New Program to Provide Access to Vital Colon Cancer Screening

Friday, May 23, 2014
Blue Hope PreventionColon cancer remains the second leading cause of cancer death in the United States and only 60% of Americans report being up-to-date with the recommended screening guidelines. Studies show that one of the main barriers to getting a colonoscopy to screen for colon cancer is financial burden due to the cost of the screening or the time away from work needed to have the procedure done. In order to address this need, the Colon Cancer Alliance has partnered with Boston Scientific, a global medical device company, to develop a nationwide screening assistance program called Blue Hope Prevention.

The program, launched in May 2014, was created after Randy Cox and Debbie Whitmore, stage IV colon cancer survivors and Colon Cancer Alliance volunteers, shared their stories at a Boston Scientific event last spring. Employees at Boston Scientific were inspired to help raise awareness around colon cancer and the importance of early detection and raised more than $10,000. Boston Scientific then matched the amount, and donated a total of $20,000 to the Colon Cancer Alliance to develop the new program.

Nearly one year ago, the Stanford University School of Medicine analyzed data collected from more than two   million patients over the past 20 years. They found that a drop in colon cancer incidence correlated with Medicare's extension of colonoscopy coverage in 2001. The study supports what the Colon Cancer Alliance and other advocacy organizations had been asserting for nearly 15 years: access to colon cancer screenings saves lives. 

“Nowadays, people know they need to get screened but what is alarming is 23 million people in the United States are not taking action,” said Eric Hargis, Colon Cancer Alliance CEO. “If you’re 50 years old or of high risk, you need to get checked.”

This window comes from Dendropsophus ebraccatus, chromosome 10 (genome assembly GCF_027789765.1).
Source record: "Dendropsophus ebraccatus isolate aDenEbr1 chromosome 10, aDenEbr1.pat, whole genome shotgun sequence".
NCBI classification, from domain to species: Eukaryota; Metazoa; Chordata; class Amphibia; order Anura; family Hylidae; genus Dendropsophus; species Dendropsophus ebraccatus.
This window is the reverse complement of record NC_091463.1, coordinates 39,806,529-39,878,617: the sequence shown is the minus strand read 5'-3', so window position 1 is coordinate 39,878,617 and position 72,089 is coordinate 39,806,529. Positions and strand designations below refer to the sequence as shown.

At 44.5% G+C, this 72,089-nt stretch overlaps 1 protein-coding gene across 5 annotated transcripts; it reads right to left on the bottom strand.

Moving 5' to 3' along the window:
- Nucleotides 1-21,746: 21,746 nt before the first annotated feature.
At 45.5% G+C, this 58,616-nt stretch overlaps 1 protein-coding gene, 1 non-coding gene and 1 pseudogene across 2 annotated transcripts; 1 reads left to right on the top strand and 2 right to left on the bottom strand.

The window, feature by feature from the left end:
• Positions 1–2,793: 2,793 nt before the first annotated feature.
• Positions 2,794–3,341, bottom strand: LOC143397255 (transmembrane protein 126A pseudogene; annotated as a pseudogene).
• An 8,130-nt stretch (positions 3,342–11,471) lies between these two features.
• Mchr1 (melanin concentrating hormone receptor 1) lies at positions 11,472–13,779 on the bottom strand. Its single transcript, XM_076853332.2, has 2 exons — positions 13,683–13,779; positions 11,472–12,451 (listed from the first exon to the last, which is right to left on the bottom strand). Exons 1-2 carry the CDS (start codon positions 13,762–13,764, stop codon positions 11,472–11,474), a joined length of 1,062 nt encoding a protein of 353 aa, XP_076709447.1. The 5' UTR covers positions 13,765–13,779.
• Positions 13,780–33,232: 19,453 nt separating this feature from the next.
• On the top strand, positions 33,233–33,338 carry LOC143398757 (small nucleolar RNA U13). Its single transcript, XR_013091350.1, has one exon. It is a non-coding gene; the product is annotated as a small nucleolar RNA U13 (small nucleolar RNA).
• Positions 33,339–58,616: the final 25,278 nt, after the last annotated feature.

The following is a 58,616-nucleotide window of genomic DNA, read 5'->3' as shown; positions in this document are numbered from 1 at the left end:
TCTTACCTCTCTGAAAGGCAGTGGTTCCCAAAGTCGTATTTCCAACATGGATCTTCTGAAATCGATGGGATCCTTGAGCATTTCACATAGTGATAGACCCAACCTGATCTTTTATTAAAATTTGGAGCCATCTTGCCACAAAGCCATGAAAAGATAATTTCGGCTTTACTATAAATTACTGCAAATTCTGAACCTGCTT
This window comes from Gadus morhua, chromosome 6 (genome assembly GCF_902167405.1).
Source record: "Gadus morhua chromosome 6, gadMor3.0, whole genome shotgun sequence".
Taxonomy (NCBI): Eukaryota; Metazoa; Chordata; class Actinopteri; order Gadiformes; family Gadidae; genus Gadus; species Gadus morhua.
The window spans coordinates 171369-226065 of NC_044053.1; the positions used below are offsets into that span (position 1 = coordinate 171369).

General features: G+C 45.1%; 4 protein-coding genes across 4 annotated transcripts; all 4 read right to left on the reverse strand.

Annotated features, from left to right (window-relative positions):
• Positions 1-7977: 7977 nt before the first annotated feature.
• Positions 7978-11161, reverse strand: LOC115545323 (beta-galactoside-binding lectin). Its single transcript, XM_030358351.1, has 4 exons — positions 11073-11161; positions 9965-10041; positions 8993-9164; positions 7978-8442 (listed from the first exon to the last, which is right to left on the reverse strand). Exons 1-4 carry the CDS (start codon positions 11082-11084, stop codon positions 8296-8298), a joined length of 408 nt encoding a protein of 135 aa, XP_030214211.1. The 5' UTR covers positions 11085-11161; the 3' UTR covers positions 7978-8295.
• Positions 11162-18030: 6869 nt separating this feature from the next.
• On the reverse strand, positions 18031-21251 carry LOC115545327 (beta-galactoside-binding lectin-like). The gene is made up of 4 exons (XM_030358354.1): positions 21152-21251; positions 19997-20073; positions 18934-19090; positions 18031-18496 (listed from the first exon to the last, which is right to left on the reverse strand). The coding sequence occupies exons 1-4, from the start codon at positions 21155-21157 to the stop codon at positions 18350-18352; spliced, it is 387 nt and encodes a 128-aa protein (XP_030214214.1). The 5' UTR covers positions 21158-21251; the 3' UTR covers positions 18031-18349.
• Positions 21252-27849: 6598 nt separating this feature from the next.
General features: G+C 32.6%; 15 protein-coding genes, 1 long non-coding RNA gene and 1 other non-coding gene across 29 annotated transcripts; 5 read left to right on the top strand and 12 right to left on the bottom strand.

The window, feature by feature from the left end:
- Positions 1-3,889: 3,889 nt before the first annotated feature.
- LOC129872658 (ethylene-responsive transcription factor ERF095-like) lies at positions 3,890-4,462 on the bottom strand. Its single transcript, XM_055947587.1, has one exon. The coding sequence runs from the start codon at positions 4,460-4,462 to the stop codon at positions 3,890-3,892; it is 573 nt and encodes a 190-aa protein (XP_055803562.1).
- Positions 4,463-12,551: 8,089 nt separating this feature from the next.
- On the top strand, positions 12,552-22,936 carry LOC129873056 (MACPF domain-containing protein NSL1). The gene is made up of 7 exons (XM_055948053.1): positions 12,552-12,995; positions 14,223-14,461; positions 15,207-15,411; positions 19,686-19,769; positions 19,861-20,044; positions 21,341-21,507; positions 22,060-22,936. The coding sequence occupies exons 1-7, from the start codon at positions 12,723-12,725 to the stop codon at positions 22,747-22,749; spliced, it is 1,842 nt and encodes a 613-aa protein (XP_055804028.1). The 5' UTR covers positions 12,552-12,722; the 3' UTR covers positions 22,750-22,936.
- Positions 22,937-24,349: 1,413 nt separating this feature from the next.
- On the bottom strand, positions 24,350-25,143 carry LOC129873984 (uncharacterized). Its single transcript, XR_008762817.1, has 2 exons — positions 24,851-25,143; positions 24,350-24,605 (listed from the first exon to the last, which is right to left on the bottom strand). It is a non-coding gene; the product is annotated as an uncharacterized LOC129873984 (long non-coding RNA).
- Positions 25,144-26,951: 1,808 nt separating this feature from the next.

The Blue Hope Prevention program will provide screening for uninsured and underinsured individuals who are in need of screening. Screening for colon cancer is critical in helping physicians diagnose this disease in earlier stages, often before symptoms present, when it is easiest to treat. Even better, some screenings allow medical professionals to find and remove polyps before they become cancerous, potentially preventing a colon cancer diagnosis altogether.

“The bottom line is screenings save lives,” continues Hargis. “This cancer is up to 90% treatable when caught early.”

“Boston Scientific is pleased to support the Colon Cancer Alliance in the development of its new screening assistance program,” said David Pierce, president, endoscopy, Boston Scientific. “Colon cancer is highly treatable if caught early, and we are committed to helping individuals gain access to these potentially lifesaving screenings.”

Colon cancer is one of the most preventable cancers, yet it is still the second leading cause of cancer death in the U.S. Through increasing awareness and access to screening, this can be changed. 
For more information or to find out if you’re a candidate for the Blue Hope Prevention program, contact the Colon Cancer Alliance Helpline at 877-422-2030
or visit http://www.ccalliance.org/screeningassistance

For immediate questions, contact Colleen Pyra, Marketing/Communications Director at (949) 554-4098 or cpyra@ccalliance.org

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